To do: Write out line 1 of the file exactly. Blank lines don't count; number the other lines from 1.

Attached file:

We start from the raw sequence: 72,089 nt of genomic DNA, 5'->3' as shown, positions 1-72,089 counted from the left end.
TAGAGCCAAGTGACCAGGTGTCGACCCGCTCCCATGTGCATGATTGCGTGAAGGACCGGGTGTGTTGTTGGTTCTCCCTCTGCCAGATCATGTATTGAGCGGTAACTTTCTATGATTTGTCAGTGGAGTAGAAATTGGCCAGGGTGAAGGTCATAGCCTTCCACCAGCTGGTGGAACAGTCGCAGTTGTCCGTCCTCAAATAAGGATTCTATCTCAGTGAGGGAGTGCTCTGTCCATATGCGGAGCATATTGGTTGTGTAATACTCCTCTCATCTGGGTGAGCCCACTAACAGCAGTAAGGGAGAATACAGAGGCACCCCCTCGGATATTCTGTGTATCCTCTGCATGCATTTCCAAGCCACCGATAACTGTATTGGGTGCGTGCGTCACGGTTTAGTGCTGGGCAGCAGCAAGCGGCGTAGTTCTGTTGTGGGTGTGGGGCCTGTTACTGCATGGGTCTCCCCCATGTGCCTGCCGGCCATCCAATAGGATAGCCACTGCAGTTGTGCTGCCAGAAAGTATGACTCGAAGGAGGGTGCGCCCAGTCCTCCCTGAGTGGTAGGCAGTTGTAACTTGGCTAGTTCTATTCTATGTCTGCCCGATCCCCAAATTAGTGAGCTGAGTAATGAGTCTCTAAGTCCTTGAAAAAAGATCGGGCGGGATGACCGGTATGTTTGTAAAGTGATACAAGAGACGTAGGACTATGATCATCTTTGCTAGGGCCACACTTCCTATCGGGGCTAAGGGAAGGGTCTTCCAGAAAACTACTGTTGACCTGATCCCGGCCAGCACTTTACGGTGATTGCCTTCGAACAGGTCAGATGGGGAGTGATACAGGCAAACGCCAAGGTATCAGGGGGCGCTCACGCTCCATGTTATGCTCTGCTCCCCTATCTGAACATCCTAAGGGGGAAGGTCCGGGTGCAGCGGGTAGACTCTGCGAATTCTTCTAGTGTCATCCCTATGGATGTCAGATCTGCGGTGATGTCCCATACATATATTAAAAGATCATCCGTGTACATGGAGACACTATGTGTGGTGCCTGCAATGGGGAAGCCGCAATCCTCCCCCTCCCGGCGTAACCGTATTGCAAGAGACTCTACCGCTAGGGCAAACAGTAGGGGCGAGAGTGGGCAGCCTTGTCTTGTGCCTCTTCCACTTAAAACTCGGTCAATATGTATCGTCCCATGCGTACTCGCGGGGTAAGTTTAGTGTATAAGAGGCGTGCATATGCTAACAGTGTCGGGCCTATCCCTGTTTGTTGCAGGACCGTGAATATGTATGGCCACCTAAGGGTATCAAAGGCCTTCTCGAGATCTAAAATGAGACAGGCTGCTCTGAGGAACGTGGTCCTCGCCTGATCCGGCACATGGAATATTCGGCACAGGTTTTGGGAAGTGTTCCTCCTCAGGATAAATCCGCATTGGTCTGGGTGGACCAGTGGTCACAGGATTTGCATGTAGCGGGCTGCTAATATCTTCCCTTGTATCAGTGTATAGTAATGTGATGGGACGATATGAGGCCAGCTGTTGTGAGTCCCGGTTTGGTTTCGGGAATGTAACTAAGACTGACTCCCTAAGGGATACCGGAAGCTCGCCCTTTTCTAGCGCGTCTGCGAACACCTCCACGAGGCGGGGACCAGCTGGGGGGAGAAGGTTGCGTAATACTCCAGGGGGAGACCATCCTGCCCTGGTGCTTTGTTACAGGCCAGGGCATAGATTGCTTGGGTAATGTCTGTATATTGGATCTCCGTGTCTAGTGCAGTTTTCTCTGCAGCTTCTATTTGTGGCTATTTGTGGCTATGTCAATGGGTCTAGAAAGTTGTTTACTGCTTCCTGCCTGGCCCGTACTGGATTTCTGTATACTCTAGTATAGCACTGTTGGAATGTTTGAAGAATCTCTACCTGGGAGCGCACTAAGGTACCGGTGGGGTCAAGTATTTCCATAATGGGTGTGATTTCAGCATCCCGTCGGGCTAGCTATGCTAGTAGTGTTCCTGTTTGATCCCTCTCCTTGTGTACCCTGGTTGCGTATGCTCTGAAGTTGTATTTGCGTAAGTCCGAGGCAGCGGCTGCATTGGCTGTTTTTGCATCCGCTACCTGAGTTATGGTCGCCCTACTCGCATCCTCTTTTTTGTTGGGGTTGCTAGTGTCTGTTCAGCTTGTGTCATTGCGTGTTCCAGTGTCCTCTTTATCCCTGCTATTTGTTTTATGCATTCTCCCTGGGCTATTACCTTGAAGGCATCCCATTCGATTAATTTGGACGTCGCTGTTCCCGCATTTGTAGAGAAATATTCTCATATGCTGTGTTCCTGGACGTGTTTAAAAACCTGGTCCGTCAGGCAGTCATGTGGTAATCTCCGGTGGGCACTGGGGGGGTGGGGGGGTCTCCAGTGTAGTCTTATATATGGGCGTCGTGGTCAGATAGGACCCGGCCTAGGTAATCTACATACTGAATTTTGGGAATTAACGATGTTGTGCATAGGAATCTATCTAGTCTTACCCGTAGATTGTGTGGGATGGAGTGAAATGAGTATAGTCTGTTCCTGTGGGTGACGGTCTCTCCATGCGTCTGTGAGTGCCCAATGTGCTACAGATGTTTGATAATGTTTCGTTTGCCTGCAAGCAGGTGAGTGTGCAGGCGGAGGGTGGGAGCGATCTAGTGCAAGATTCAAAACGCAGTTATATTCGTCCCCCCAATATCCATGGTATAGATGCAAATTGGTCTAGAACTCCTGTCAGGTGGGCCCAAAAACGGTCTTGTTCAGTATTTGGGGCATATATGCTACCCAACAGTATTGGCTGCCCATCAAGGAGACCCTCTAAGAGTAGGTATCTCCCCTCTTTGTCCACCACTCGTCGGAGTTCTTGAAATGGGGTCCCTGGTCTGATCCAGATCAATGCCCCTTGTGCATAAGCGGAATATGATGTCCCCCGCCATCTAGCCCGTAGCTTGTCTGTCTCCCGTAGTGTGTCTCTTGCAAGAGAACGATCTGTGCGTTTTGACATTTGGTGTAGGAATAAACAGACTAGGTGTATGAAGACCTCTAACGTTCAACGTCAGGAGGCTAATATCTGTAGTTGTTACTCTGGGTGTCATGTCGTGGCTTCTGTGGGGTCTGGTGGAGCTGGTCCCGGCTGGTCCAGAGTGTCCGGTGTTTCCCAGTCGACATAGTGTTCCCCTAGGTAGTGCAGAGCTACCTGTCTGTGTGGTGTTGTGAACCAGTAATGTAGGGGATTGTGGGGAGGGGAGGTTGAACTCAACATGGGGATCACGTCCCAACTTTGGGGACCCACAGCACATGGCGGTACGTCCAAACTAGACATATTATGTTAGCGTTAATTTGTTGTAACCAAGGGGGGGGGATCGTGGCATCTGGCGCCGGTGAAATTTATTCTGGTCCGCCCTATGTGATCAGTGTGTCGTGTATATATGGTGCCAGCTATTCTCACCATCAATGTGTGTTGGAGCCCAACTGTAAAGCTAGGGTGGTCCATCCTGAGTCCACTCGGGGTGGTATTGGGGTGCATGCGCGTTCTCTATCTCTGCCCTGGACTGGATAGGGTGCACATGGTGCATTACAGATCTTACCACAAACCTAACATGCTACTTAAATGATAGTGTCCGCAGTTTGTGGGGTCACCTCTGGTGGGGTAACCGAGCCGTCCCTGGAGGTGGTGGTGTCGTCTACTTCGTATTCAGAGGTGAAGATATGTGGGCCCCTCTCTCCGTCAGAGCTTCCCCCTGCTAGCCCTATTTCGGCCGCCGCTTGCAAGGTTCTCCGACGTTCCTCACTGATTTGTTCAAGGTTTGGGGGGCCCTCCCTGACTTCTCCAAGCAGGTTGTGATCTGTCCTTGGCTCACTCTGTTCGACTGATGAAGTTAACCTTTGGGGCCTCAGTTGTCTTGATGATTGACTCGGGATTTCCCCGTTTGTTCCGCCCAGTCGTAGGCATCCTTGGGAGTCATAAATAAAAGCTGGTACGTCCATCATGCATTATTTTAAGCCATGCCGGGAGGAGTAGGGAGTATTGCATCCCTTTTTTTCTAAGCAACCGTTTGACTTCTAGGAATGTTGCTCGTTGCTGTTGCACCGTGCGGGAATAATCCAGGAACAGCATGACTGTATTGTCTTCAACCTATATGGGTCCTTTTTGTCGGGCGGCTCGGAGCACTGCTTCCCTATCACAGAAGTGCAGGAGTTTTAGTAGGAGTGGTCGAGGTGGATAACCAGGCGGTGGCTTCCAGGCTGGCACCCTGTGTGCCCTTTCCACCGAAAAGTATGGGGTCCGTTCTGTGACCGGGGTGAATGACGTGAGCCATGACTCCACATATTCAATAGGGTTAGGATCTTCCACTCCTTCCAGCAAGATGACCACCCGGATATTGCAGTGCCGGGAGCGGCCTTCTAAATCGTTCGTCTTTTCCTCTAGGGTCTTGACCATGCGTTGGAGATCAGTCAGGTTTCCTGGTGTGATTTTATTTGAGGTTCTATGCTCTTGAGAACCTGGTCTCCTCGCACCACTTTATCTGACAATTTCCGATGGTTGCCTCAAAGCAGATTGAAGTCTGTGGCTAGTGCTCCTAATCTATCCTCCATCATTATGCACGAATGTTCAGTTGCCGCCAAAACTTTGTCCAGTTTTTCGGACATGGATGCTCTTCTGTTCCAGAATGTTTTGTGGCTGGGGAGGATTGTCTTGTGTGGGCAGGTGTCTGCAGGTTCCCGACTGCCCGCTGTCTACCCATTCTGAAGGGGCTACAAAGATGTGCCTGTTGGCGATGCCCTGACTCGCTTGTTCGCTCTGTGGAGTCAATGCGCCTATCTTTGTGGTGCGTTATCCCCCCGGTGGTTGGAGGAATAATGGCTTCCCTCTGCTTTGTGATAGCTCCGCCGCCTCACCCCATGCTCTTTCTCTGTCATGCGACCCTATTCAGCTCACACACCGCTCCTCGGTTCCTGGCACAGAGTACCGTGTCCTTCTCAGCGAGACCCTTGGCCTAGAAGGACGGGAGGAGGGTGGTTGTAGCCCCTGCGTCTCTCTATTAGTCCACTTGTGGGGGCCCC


We start from the raw sequence: 72,089 nt of genomic DNA, 5'->3' as shown, positions 1-72,089 counted from the left end.